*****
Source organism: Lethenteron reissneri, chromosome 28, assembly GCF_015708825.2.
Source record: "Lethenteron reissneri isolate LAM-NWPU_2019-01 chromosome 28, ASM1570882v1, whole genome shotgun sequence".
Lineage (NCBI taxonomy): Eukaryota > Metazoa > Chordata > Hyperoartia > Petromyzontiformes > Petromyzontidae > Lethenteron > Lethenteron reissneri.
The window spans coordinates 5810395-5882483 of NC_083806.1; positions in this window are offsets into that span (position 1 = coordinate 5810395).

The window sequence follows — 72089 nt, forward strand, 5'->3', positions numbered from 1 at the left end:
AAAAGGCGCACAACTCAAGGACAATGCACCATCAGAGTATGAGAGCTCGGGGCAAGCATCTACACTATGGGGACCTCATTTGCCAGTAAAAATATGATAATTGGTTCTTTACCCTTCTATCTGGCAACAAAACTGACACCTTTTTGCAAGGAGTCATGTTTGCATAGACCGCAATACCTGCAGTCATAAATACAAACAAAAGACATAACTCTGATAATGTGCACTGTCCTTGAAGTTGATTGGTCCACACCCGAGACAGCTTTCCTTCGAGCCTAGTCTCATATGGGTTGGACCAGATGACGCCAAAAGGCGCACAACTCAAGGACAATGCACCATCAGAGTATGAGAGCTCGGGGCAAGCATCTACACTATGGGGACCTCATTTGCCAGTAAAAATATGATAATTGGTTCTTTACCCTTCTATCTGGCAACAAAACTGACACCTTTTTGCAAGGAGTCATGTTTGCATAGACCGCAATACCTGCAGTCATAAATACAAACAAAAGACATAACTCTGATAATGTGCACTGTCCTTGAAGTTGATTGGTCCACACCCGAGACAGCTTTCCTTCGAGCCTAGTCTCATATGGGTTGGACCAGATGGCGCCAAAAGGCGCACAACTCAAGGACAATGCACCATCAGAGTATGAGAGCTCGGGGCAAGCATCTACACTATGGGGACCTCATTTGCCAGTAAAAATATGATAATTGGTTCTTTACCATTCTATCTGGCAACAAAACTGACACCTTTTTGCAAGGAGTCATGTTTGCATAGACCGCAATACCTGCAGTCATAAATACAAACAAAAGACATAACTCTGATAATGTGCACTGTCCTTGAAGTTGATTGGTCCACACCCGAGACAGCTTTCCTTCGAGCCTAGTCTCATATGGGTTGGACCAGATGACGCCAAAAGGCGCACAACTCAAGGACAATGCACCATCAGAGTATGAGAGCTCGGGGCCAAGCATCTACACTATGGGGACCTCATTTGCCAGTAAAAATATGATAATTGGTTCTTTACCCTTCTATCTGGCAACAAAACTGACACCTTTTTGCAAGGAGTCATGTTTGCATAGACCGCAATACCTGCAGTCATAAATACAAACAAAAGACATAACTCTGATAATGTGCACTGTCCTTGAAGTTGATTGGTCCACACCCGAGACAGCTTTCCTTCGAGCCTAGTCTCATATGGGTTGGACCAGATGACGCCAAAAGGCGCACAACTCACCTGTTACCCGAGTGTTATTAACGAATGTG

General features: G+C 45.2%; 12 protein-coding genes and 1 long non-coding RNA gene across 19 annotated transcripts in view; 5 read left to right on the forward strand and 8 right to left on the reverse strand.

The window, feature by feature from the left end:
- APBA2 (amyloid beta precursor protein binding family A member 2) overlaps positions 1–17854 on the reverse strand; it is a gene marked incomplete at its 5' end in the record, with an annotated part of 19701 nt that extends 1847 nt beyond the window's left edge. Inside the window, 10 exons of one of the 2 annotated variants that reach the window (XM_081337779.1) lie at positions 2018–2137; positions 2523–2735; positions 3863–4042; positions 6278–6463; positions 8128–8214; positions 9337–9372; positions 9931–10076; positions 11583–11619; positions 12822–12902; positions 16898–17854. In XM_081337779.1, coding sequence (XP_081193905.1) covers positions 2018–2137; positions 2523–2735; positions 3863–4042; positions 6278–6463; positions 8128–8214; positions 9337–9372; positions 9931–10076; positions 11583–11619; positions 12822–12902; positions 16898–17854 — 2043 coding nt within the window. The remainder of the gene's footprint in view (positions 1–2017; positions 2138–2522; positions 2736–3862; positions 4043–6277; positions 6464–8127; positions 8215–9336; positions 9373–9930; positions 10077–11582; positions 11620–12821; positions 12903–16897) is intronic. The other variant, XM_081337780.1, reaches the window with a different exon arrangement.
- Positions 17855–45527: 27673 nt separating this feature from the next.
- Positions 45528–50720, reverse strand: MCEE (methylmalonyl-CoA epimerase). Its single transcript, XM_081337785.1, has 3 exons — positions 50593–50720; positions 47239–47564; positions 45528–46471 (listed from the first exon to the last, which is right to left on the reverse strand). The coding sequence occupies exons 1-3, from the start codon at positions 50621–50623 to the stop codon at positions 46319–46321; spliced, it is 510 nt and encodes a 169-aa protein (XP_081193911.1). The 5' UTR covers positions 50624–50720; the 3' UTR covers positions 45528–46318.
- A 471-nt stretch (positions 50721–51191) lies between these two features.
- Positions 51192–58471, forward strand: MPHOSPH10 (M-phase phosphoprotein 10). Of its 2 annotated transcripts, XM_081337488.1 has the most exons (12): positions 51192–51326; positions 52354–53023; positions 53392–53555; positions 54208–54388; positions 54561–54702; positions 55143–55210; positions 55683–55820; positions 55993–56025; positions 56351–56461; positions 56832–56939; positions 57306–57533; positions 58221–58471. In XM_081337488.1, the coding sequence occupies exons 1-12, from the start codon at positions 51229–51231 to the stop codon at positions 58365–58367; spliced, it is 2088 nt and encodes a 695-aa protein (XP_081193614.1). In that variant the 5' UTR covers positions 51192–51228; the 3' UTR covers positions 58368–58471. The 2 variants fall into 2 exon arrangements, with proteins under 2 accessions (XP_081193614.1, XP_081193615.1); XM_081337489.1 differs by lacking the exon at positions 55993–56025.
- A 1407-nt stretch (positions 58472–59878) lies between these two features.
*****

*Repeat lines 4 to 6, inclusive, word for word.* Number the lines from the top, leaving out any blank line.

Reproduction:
The window spans coordinates 5810395-5882483 of NC_083806.1; positions in this window are offsets into that span (position 1 = coordinate 5810395).

The window sequence follows — 72089 nt, forward strand, 5'->3', positions numbered from 1 at the left end:
AAAAGGCGCACAACTCAAGGACAATGCACCATCAGAGTATGAGAGCTCGGGGCAAGCATCTACACTATGGGGACCTCATTTGCCAGTAAAAATATGATAATTGGTTCTTTACCCTTCTATCTGGCAACAAAACTGACACCTTTTTGCAAGGAGTCATGTTTGCATAGACCGCAATACCTGCAGTCATAAATACAAACAAAAGACATAACTCTGATAATGTGCACTGTCCTTGAAGTTGATTGGTCCACACCCGAGACAGCTTTCCTTCGAGCCTAGTCTCATATGGGTTGGACCAGATGACGCCAAAAGGCGCACAACTCAAGGACAATGCACCATCAGAGTATGAGAGCTCGGGGCAAGCATCTACACTATGGGGACCTCATTTGCCAGTAAAAATATGATAATTGGTTCTTTACCCTTCTATCTGGCAACAAAACTGACACCTTTTTGCAAGGAGTCATGTTTGCATAGACCGCAATACCTGCAGTCATAAATACAAACAAAAGACATAACTCTGATAATGTGCACTGTCCTTGAAGTTGATTGGTCCACACCCGAGACAGCTTTCCTTCGAGCCTAGTCTCATATGGGTTGGACCAGATGGCGCCAAAAGGCGCACAACTCAAGGACAATGCACCATCAGAGTATGAGAGCTCGGGGCAAGCATCTACACTATGGGGACCTCATTTGCCAGTAAAAATATGATAATTGGTTCTTTACCATTCTATCTGGCAACAAAACTGACACCTTTTTGCAAGGAGTCATGTTTGCATAGACCGCAATACCTGCAGTCATAAATACAAACAAAAGACATAACTCTGATAATGTGCACTGTCCTTGAAGTTGATTGGTCCACACCCGAGACAGCTTTCCTTCGAGCCTAGTCTCATATGGGTTGGACCAGATGACGCCAAAAGGCGCACAACTCAAGGACAATGCACCATCAGAGTATGAGAGCTCGGGGCCAAGCATCTACACTATGGGGACCTCATTTGCCAGTAAAAATATGATAATTGGTTCTTTACCCTTCTATCTGGCAACAAAACTGACACCTTTTTGCAAGGAGTCATGTTTGCATAGACCGCAATACCTGCAGTCATAAATACAAACAAAAGACATAACTCTGATAATGTGCACTGTCCTTGAAGTTGATTGGTCCACACCCGAGACAGCTTTCCTTCGAGCCTAGTCTCATATGGGTTGGACCAGATGACGCCAAAAGGCGCACAACTCACCTGTTACCCGAGTGTTATTAACGAATGTG